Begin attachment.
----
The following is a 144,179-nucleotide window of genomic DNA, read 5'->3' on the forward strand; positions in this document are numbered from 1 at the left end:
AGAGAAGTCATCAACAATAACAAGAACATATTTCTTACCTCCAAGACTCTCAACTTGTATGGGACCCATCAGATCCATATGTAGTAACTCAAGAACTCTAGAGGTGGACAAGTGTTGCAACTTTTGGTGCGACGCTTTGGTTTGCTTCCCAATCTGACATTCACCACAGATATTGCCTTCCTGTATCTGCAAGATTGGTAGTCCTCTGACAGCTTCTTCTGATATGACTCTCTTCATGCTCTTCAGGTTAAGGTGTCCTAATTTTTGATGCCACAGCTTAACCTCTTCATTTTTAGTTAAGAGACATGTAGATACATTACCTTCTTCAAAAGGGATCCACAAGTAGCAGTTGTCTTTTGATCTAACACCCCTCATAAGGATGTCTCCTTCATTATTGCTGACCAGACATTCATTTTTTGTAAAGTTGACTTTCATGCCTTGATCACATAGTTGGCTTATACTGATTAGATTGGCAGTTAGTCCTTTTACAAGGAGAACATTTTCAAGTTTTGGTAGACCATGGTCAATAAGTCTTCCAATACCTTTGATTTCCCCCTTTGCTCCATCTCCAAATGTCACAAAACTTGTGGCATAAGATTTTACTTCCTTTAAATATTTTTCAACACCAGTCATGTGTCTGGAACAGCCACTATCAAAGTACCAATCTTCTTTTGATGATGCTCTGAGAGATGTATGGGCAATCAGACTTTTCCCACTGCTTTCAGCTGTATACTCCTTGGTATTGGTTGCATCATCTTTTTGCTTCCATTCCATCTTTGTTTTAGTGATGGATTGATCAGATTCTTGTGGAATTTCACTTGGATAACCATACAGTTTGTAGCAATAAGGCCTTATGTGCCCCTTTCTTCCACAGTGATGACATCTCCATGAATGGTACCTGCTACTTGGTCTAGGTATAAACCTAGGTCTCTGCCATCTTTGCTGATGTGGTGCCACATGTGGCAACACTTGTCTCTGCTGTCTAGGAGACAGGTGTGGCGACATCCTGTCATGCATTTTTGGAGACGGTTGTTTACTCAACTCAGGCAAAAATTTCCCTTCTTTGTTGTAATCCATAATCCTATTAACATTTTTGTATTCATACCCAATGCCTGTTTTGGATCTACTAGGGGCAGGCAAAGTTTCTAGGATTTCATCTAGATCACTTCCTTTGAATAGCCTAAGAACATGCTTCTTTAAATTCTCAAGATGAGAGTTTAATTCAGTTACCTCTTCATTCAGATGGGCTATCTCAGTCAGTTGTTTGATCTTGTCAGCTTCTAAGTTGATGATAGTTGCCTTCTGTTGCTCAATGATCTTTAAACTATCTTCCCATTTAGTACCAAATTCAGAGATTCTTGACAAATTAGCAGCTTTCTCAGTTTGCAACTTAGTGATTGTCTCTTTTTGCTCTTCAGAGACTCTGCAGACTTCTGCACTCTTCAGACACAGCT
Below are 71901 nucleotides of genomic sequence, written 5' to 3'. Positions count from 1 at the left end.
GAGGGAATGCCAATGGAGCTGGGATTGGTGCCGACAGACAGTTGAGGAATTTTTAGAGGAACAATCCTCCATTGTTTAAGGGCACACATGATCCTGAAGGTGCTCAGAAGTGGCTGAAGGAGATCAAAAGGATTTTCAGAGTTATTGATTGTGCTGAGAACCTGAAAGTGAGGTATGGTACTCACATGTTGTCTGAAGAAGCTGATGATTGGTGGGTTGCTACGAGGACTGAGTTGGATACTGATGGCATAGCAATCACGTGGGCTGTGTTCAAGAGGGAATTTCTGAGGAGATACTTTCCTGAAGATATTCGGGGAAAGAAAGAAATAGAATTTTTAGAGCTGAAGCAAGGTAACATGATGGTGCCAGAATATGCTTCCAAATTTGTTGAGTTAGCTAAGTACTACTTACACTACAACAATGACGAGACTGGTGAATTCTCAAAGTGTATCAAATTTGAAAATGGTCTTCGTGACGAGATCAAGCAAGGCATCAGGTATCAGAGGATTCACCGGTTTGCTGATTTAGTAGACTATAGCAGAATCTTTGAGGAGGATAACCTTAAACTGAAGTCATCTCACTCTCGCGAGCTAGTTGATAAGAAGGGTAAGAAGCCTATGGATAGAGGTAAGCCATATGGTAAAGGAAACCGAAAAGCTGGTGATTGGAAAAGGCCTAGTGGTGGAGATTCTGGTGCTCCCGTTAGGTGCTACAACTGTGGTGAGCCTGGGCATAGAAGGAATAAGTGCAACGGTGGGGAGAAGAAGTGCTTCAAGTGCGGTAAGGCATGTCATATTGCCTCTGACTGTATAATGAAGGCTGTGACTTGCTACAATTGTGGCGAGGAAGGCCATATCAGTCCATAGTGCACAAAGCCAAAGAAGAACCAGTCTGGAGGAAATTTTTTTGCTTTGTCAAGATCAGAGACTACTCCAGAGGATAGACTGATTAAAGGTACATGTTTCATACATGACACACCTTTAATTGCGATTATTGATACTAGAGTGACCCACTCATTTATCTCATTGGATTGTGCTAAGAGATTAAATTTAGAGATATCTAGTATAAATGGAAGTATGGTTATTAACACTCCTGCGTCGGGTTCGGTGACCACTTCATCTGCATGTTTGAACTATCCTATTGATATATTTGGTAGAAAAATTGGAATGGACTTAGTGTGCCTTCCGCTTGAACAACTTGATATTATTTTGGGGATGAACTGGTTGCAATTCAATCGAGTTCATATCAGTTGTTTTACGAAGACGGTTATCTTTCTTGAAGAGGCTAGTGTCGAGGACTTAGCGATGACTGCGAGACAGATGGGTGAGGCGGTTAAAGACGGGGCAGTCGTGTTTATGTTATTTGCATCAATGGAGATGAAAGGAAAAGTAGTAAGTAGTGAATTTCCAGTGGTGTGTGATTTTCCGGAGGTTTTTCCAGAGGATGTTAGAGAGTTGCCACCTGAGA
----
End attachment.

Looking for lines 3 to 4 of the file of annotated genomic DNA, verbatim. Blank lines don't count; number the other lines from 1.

Below are 71901 nucleotides of genomic sequence, written 5' to 3'. Positions count from 1 at the left end.
GAGGGAATGCCAATGGAGCTGGGATTGGTGCCGACAGACAGTTGAGGAATTTTTAGAGGAACAATCCTCCATTGTTTAAGGGCACACATGATCCTGAAGGTGCTCAGAAGTGGCTGAAGGAGATCAAAAGGATTTTCAGAGTTATTGATTGTGCTGAGAACCTGAAAGTGAGGTATGGTACTCACATGTTGTCTGAAGAAGCTGATGATTGGTGGGTTGCTACGAGGACTGAGTTGGATACTGATGGCATAGCAATCACGTGGGCTGTGTTCAAGAGGGAATTTCTGAGGAGATACTTTCCTGAAGATATTCGGGGAAAGAAAGAAATAGAATTTTTAGAGCTGAAGCAAGGTAACATGATGGTGCCAGAATATGCTTCCAAATTTGTTGAGTTAGCTAAGTACTACTTACACTACAACAATGACGAGACTGGTGAATTCTCAAAGTGTATCAAATTTGAAAATGGTCTTCGTGACGAGATCAAGCAAGGCATCAGGTATCAGAGGATTCACCGGTTTGCTGATTTAGTAGACTATAGCAGAATCTTTGAGGAGGATAACCTTAAACTGAAGTCATCTCACTCTCGCGAGCTAGTTGATAAGAAGGGTAAGAAGCCTATGGATAGAGGTAAGCCATATGGTAAAGGAAACCGAAAAGCTGGTGATTGGAAAAGGCCTAGTGGTGGAGATTCTGGTGCTCCCGTTAGGTGCTACAACTGTGGTGAGCCTGGGCATAGAAGGAATAAGTGCAACGGTGGGGAGAAGAAGTGCTTCAAGTGCGGTAAGGCATGTCATATTGCCTCTGACTGTATAATGAAGGCTGTGACTTGCTACAATTGTGGCGAGGAAGGCCATATCAGTCCATAGTGCACAAAGCCAAAGAAGAACCAGTCTGGAGGAAATTTTTTTGCTTTGTCAAGATCAGAGACTACTCCAGAGGATAGACTGATTAAAGGTACATGTTTCATACATGACACACCTTTAATTGCGATTATTGATACTAGAGTGACCCACTCATTTATCTCATTGGATTGTGCTAAGAGATTAAATTTAGAGATATCTAGTATAAATGGAAGTATGGTTATTAACACTCCTGCGTCGGGTTCGGTGACCACTTCATCTGCATGTTTGAACTATCCTATTGATATATTTGGTAGAAAAATTGGAATGGACTTAGTGTGCCTTCCGCTTGAACAACTTGATATTATTTTGGGGATGAACTGGTTGCAATTCAATCGAGTTCATATCAGTTGTTTTACGAAGACGGTTATCTTTCTTGAAGAGGCTAGTGTCGAGGACTTAGCGATGACTGCGAGACAGATGGGTGAGGCGGTTAAAGACGGGGCAGTCGTGTTTATGTTATTTGCATCAATGGAGATGAAAGGAAAAGTAGTAAGTAGTGAATTTCCAGTGGTGTGTGATTTTCCGGAGGTTTTTCCAGAGGATGTTAGAGAGTTGCCACCTGAGA